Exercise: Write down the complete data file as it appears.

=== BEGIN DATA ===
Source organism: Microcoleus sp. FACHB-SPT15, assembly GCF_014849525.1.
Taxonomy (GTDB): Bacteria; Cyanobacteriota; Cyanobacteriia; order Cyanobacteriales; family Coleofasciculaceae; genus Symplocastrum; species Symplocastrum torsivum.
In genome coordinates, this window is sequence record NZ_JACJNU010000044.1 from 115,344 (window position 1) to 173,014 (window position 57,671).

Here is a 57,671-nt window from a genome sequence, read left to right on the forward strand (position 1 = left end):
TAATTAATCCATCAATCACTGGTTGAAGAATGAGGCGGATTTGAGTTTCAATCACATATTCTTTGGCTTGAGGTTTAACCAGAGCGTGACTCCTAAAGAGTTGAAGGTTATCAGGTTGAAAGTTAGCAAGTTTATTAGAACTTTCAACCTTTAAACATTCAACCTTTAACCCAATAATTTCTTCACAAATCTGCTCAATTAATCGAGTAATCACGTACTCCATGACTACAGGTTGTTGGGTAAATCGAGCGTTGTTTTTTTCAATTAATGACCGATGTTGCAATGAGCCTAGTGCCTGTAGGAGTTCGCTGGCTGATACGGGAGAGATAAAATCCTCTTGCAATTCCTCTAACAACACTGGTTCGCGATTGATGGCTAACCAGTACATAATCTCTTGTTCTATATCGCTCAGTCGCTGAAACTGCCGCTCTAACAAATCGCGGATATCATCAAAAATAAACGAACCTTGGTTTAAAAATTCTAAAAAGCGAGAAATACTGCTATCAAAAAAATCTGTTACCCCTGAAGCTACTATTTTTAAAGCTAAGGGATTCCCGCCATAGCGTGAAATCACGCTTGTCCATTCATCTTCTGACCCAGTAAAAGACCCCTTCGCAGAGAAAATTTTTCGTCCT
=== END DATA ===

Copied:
Source organism: Microcoleus sp. FACHB-SPT15, assembly GCF_014849525.1.
Taxonomy (GTDB): Bacteria; Cyanobacteriota; Cyanobacteriia; order Cyanobacteriales; family Coleofasciculaceae; genus Symplocastrum; species Symplocastrum torsivum.
In genome coordinates, this window is sequence record NZ_JACJNU010000044.1 from 115,344 (window position 1) to 173,014 (window position 57,671).

Here is a 57,671-nt window from a genome sequence, read left to right on the forward strand (position 1 = left end):
TAATTAATCCATCAATCACTGGTTGAAGAATGAGGCGGATTTGAGTTTCAATCACATATTCTTTGGCTTGAGGTTTAACCAGAGCGTGACTCCTAAAGAGTTGAAGGTTATCAGGTTGAAAGTTAGCAAGTTTATTAGAACTTTCAACCTTTAAACATTCAACCTTTAACCCAATAATTTCTTCACAAATCTGCTCAATTAATCGAGTAATCACGTACTCCATGACTACAGGTTGTTGGGTAAATCGAGCGTTGTTTTTTTCAATTAATGACCGATGTTGCAATGAGCCTAGTGCCTGTAGGAGTTCGCTGGCTGATACGGGAGAGATAAAATCCTCTTGCAATTCCTCTAACAACACTGGTTCGCGATTGATGGCTAACCAGTACATAATCTCTTGTTCTATATCGCTCAGTCGCTGAAACTGCCGCTCTAACAAATCGCGGATATCATCAAAAATAAACGAACCTTGGTTTAAAAATTCTAAAAAGCGAGAAATACTGCTATCAAAAAAATCTGTTACCCCTGAAGCTACTATTTTTAAAGCTAAGGGATTCCCGCCATAGCGTGAAATCACGCTTGTCCATTCATCTTCTGACCCAGTAAAAGACCCCTTCGCAGAGAAAATTTTTCGTCCT